FUN Bird Playgrounds
Bird Playgrounds ... Bird Cages ... Bird Toys
Most people really don't know how to set up a bird's play area. We realize that a simple cage isn't enough for intelligent creatures, such as parrots.
They need plenty of out-of-cage time to play and exercise. Many of us would rather not have them use our furniture as playgyms -- unless you don't mind beaks "customizing" your furniture to their liking. Some people don't care -- but if you do, a playground will provide a fun playground for your bird and will take his or her focus away from your furniture. The more fun and creative the playground is, the more likely your parrot will want to spend time on it.
The photos of the playgrounds on this page will help those of us with a lack of "creativity" (including myself) by giving us some ideas as to how to set up our own parrot playgrounds.
If you have created a fun play area for your parrot, please e-mail me photos and help others create fun environments fo their pet birds.
Please don't miss the:
- "Foraging Web Page" -- Great information, tips and photos on how to set up your bird's area to maximize fun and enhanced well-being.
- "Outdoor Living" for parrots. Check out the great photos! The ultimate bird paradises
- Indoor Playareas / Bird Room Set-ups
These are the things you can do to create a fun place for your bird:
- Create the most interesting / create bird play area possible. The more fun it is, the less time your parrot is going to spend on your furniture. Natural, non-toxic branches (with leaves would be great). If you are not into building it yourself, buy a really fun playground - with lots of natural branches and toys or toy hooks. Placing two playgrounds together, or the playground next to the cage and adding ladders and ropes to be able to move over to the next area is a fun way to create a play heaven for your pet.
- Have small bird areas in the spaces that you and your family often hang out in. Birds love your companionship and will seek it. They will follow you around and if they don't have anything to perch on, they will readily accept any of your fine furniture as their personal playground, which you don't want. Having playgyms in the different areas will give them a place to go and chew on toys and branches, as they should. This won't mean that they will not try to chew on your furniture; this is where training comes in. A firm "no" and providing them a toy to chew on will teach them what is theirs and what is yours.
- Use blankets and towels (THICK ones if your pet is a heavy chewer - such as a cockatoo or macaw) and placed them on top of those couches / chairs he likes to sit on. They are easy to wash and you won't worry about your birds ruining your couch.
- Hide all visible electric cords. Parrots usually like to chew on those, creating fire hazards, in addition to potentially electrocuting themselves!). Attaching the cords higher up behind the appliance or covering the cord with plumbers tubes will prevent that from happening. The plastic tubing is available at Home Depot.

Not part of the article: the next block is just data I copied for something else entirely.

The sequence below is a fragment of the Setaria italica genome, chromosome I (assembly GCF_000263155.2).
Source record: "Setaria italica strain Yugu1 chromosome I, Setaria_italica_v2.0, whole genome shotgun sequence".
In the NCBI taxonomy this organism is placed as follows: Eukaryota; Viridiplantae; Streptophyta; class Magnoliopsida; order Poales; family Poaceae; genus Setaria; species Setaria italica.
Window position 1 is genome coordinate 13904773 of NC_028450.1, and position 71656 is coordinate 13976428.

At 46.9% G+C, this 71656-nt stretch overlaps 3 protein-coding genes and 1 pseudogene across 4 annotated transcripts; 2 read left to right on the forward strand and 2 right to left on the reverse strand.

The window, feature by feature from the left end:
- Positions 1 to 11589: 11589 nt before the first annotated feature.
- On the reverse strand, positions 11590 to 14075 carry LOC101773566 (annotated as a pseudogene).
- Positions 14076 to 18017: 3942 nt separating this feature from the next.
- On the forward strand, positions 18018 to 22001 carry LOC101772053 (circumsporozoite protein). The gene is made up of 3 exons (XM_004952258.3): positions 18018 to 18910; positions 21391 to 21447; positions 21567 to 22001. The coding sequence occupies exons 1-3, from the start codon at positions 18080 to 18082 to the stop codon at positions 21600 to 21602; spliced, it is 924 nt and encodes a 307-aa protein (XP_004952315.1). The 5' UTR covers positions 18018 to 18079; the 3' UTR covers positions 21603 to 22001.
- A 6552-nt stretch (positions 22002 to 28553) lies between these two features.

- Protect your cupboards / high areas with corrugated plastic siding. The kind people often place on the sides and tops of their aviaries or sheds. These panels are available at any Home Depot and are quite inexpensive. By placing them on top of your cabinets, you will protect them from bird droppings and being chewed on. It can easily be cut to size. I let it hang over the sides a few inches prevent the parrot from being able to reach the wood of the cabinetry. If you choose transparent siding, it's hardly visible. Every few months, you simply take the panels outside and hose it down. And voila -- they are clean and ready to be placed on top of your cabinetry / elevated areas.
- In addition to which I have toys EVERYWHERE. I have “finger toys” (his favorites) – bought ones, as well as "freebies," which my parrots love just as much, such as plastic bottle caps and pen tops. You can take old pens apart and provide them to your parrots to play with. My parrot carries them up to his favorite place on top of the kitchen cabinetry). Wherever I tend to hang out, I have toys for him. When he starts chewing on his environment or on me ;-), I tell him a firm “no” and give him a toy to chew on. That keeps him busy for a while until I have time again to snuggle with him.
- Foraging for food is an important step in enhancing your bird's life and keeping him or her too busy to chew on your furniture. The following applies to larger parrots only, of course - as small parrots don't have beaks that are strong enough: Offer almonds and other nuts in the shell. Hide them is something he/she can see but will have to dig for. The following applies to any-size birds: Provide him/her healthy treats, like grapes, berries, apples, carrots -in foraging cups. You can do this by putting a piece of (blank) paper over a cup secured with a thick elastic band. Join the bird channel! Here are some more tips for introducing foraging into your flock.
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